After a Bill Has Been Passed by the Senate or Assembly – When a bill has been passed by either house, it must be transmitted to the other house promptly unless a motion to reconsider has been made. The procedure for referring bills to committees is determined by the rules of each house. (21)

Messages to Be in Writing under Proper Signatures – Messages from one house to the other are in writing and under signature by either the Senate Secretary or the Assembly Chief Clerk. (22)

Consent Calendar: Uncontested Bills – Each standing committee may report any uncontested bill with a recommendation to place the measure on the consent calendar. “Uncontested bill” means a bill that (a) receives a do-pass or do-pass-as-amended recommendation from the committee to which it is referred, by unanimous vote of the members present provided a quorum is present, (b) has no opposition expressed by any person present at the committee meeting with respect to the final version of the bill as approved by the committee, and (c) prior to final action by the committee, has been requested by the author to be placed on the Consent Calendar. (22.1)

Consent Calendar – A bill certified by a committee chair as an uncontested bill is placed on the consent calendar. Any consent calendar bill that is amended from the floor is no longer a consent calendar bill and is returned to Third Reading File. Upon objection of any Member to a bill on the consent calendar, the bill is returned to the Third Reading File. No consent calendar bill can be considered for adoption until the second legislative day. (22.2)

Consideration of Bills on Consent Calendar – A bill on the consent calendar is not debatable, but the Senate President pro Tempore or Assembly Speaker will allow a reasonable time for questions from the floor and must permit a proponent of the bill to answer the questions. Prior to voting on the first consent calendar bill, the presiding officer will call that fact to the attention of the house. The consent calendar is considered as the last order of business on the Daily File. (22.3)

Procedure on Defeat of More Than Majority Bill – When a bill requires more than a majority vote for passage and it fails to receive the necessary number of votes, an amendment to remove the higher vote threshold section(s) is in order prior to consideration of further business. If that amendment is adopted, the bill is reprinted and returns to the Daily File in the same place. (3.5)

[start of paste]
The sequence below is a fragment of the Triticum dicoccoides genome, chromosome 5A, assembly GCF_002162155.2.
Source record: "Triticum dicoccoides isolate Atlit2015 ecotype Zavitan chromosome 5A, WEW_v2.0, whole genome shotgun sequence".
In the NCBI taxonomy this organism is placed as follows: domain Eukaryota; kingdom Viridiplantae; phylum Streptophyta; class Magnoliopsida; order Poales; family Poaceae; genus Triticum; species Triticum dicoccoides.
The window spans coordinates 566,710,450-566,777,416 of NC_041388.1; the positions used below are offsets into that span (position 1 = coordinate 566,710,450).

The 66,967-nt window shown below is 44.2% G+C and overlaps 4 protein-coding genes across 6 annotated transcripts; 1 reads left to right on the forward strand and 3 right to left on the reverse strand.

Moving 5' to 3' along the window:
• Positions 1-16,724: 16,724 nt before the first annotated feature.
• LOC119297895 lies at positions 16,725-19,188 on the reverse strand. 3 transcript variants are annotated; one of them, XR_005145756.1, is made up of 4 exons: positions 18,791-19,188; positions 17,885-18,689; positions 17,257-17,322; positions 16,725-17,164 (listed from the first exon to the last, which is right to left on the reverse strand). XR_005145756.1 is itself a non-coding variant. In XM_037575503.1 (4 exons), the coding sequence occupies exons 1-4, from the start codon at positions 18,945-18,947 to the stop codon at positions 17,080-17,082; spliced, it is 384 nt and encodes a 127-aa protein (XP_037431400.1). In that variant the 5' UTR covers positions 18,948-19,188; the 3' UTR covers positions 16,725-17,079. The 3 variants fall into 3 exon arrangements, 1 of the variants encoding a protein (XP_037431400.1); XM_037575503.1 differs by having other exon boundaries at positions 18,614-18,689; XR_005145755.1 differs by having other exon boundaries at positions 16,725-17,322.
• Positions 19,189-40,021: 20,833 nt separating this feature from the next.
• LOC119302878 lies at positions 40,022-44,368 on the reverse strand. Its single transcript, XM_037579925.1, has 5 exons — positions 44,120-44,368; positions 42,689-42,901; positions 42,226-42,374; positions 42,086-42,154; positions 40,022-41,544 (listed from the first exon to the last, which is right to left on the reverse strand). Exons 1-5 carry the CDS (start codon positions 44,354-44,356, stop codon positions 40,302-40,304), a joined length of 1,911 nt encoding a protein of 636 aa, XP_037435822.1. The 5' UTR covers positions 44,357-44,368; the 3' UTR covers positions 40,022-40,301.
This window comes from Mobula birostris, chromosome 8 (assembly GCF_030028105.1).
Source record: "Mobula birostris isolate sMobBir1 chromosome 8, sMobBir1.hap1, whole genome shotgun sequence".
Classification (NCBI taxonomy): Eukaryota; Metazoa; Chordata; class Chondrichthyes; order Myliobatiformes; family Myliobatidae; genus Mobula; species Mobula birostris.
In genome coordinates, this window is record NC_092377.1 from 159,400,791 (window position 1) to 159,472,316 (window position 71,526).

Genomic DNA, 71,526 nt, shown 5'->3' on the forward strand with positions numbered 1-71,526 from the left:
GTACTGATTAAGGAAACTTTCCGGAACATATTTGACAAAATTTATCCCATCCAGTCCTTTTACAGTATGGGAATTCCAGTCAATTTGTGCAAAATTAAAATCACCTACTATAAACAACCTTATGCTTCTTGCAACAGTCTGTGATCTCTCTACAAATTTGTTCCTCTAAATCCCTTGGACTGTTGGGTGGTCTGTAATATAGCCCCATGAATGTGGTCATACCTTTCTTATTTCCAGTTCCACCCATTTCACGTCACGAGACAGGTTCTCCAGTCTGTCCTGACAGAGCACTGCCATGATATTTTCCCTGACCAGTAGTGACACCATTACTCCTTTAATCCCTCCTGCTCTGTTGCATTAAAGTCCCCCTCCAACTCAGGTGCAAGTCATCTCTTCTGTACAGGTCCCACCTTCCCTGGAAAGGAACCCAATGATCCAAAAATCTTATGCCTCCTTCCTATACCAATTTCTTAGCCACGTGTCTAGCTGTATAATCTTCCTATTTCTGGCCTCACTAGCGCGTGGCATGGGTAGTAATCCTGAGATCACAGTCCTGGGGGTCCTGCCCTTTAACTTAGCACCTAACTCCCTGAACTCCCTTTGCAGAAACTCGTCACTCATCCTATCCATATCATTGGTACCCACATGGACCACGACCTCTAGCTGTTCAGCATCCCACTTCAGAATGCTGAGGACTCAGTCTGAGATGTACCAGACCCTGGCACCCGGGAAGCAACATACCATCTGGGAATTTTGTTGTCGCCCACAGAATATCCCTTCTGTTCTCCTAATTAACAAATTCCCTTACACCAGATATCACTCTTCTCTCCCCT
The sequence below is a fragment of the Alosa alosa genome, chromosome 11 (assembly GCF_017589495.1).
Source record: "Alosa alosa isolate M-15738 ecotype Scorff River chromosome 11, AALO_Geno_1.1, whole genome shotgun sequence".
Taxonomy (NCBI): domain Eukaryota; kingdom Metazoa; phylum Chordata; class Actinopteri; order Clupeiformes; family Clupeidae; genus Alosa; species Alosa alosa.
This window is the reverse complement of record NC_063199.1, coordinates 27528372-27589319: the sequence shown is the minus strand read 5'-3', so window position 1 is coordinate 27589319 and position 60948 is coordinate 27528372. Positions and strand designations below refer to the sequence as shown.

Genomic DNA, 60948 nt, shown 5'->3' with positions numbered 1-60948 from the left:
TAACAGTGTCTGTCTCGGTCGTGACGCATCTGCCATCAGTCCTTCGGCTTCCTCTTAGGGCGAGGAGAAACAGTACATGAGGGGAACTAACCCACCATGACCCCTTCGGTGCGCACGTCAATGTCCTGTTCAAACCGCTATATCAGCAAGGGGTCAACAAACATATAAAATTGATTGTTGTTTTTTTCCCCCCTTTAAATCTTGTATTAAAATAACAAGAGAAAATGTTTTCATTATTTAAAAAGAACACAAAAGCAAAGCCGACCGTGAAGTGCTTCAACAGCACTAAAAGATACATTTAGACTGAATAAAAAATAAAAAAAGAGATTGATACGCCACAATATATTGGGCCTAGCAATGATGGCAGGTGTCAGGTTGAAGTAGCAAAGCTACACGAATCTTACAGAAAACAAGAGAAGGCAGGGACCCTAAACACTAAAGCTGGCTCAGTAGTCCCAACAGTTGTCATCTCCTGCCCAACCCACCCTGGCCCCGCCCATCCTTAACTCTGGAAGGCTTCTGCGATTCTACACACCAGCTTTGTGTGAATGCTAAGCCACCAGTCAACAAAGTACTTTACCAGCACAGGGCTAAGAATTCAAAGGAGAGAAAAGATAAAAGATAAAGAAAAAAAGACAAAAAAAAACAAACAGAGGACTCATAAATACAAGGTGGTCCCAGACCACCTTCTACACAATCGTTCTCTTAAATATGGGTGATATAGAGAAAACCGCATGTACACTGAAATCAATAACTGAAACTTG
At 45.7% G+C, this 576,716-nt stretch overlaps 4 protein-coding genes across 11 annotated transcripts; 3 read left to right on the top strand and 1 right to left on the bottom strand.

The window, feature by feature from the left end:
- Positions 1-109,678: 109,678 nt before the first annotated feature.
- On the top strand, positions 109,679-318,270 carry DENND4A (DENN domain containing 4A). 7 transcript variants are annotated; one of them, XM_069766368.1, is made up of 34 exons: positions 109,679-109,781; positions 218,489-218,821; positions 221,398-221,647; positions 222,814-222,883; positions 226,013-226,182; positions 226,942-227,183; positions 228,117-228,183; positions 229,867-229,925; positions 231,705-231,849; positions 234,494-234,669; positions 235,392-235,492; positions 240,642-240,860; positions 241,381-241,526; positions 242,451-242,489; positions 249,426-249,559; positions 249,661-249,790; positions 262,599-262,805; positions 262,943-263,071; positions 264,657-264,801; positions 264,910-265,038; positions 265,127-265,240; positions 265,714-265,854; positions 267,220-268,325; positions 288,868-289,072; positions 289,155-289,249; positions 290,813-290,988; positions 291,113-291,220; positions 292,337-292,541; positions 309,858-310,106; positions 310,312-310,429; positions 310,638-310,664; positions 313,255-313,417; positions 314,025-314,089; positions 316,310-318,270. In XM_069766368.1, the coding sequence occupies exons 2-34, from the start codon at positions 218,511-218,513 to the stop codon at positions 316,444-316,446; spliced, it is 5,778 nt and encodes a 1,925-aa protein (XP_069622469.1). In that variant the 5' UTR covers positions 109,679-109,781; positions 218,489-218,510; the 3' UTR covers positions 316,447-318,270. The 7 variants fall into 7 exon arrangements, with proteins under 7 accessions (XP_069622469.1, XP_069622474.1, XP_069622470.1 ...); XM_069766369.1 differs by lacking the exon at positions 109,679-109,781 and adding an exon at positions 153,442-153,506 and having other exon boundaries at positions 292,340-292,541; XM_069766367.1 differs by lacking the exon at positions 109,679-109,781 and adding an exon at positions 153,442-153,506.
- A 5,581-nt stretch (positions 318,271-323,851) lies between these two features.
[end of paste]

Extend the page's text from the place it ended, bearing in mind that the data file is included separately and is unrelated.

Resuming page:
Enrollment of Bill After Passage – After a bill has passed both houses, it is printed in its enrolled form and is compared by the Engrossing and Enrolling Clerk and the committee in the original house to determine that it is in the form approved by both houses. Then the enrolled bill is signed by the Senate Secretary and Assembly Chief Clerk and presented without delay to the Governor. A record is entered in the Daily Journal. After enrollment and signature, constitutional amendments and resolution are filed without delay with the Secretary of State and recorded in the Daily Journal. (24)

Amendments to Amended Bills Must Be Attached – Whenever a measure has been amended in the other house, it must be immediately reprinted by the house that made the amendments(s). One copy of the amendment(s) is attached to the bill and endorsed “adopted”. When concurred in by the house, it is endorsed “concurred in” and the endorsement is signed by the Senate Secretary or Assembly Chief Clerk. An amendment to the title of a bill does not necessitate reprinting. (25)

Amendments to Concurrent and Joint Resolutions – When a resolution is amended, and the only effect is to add coauthors, the resolution may not be reprinted unless specifically requested by a coauthor. (25.5)

To concur or Refuse to Concur in Amendments – If one house amends and passes a bill from the other house, that house must concur or refuse to concur in the amendments. If the house of origin concurs, then the bill is ordered to enrollment. (26)

Reference to Committee – Whenever a bill is returned to its house of origin for a concurrence vote, the Legislative Counsel must promptly prepare a brief digest summarizing the effect of the amendment(s) made in the other house. That digest is printed in the Daily File immediately. A motion to concur or not concur is not in order until the Legislative Counsel’s Digest has appeared in the Daily File or an analysis of the bill has been prepared and distributed. If the Digest disclosed that the amendment has made a substantial substantive change in the bill as first passed by the house of origin, a Senate bill is referred to the Senate Rules Committee, or an Assembly bill may be referred by the Speaker to the appropriate standing committee. Upon receipt of the bill, the committee by a majority vote can recommend concurrence or non-concurrence in the amendment, or can hold the bill in committee. This rule may be dispensed with in its house of origin upon a majority vote of Members. (26.5)